A small number of freeware fonts are distributed under a SIL Open Font License (OFL). This free and open source license is specifically designed for fonts and related software. It is based on the experience in font design and linguistic software engineering of SIL International, a worldwide development and educational organisation. The main purpose is to enable a true open typographic community to spring up and grow. The OFL provides a legal framework and infrastructure for worldwide development, sharing and improvement of fonts and related software in a collaborative manner. It enables font authors to release their work under a common license that allows bundling, modification, and redistribution. It encourages shared value, is not limited to any specific computing platform or environment, and can be used by other organisations or individuals.
The fundamental distinction between freeware fonts and shareware fonts is that the latter are only free for a limited period of time. Shareware fonts are usually offered to users without payment, sometimes with an incomplete character set or limited features, with the implied obligation to acquire a full license after a trial period. The rationale behind shareware fonts is to give potential buyers the opportunity to use the fonts and judge their usefulness before purchasing a license for the full version.
Shareware fonts are far less common than freeware fonts, because generating fonts with incomplete character sets is quite a hassle, plus it forces the type designer or foundry to maintain a double archive. Furthermore having duplicate versions of fonts can potentially cause problems. Either the trial version and the full version are distinguished by their naming, but then the user has to substitute the fonts in all the documents they were used in once a full license has been purchased. Or the names are identical so the full version overwrites and automatically replaces the trial version, but then people may mistake the incomplete trial version for the full version, causing them to believe the fonts are sub-standard.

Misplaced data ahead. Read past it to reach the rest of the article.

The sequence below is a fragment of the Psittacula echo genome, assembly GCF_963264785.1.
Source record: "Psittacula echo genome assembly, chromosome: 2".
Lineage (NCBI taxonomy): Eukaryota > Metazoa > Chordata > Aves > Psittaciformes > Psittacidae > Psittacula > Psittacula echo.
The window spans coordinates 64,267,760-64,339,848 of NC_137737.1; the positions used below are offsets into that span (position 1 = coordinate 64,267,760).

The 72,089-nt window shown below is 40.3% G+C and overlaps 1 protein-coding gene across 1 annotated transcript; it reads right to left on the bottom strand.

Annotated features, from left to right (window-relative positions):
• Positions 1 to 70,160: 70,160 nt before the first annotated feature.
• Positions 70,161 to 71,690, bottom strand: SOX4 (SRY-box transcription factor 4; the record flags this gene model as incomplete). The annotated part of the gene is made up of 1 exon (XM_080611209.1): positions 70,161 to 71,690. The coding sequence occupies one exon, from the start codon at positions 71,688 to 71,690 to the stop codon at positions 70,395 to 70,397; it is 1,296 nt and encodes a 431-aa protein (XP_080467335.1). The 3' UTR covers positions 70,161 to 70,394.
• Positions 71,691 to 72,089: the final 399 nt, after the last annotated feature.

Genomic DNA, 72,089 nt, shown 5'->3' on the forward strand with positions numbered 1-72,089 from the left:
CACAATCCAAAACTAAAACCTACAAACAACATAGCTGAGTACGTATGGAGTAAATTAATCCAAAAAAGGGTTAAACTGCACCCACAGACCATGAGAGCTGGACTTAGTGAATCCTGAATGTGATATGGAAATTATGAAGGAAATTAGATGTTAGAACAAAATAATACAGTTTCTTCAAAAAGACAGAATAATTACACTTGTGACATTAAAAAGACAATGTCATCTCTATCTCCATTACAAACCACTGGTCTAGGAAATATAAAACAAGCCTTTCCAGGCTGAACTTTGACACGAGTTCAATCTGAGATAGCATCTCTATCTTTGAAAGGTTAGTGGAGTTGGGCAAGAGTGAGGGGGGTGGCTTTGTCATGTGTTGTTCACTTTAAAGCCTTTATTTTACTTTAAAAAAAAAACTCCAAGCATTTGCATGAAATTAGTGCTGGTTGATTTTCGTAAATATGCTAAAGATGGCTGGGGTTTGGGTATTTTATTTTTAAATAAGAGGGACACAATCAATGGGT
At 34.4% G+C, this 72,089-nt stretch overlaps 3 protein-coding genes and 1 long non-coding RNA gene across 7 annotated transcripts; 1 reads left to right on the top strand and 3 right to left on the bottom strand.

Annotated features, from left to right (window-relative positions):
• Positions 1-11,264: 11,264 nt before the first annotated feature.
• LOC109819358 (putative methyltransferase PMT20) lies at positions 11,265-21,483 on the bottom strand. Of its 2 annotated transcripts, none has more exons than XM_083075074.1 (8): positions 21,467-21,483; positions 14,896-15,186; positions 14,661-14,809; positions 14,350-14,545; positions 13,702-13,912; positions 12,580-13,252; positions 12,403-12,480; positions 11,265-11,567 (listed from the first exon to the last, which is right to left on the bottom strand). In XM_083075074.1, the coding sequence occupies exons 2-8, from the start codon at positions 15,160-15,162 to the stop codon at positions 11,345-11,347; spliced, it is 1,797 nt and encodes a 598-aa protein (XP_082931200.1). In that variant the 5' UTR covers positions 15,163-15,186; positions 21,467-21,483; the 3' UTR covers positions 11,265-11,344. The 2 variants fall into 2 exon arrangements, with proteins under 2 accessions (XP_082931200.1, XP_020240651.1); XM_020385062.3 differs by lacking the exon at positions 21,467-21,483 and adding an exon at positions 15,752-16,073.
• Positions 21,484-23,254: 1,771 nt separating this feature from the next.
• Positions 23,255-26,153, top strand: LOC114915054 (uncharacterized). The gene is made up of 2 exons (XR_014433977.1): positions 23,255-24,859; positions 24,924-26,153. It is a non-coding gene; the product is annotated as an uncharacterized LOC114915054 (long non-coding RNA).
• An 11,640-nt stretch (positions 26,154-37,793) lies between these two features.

A number of type designers, foundries, and vendors provide some free font downloads as a marketing tool. Unlike shareware fonts these are not incomplete fonts, but rather single weights from larger type families (see Styles, Weights, Widths — It’s All in the (Type) Family). The fundamental difference is that those free weights are licensed just like commercial fonts: they are also free for commercial use, plus they are complete and not limited to a trial period of time. Instead of merely letting users try out the fonts, they can use them “for real”.
The basic idea is that for any serious work one needs more than a single weight, so if potential buyers like that single weight they are likely to purchase a license for the whole family. For example FontFont occasionally offers a single weight of one of its new releases for free; Jos Buivenga of the exljbris type foundry consistently offers one weight per family for free of his commercial typefaces; and FontShop has a Free Fonts page with a small and changing selection of quality free faces. An additional advantage is that those free fonts can also be used to introduce new font features or font formats, like Web Fonts.
Pirated fonts are not free at all; they are stolen and illegally redistributed. This topic warrants a post of its own, and will be discussed in the episode after next.
Source: recovered from FontFeed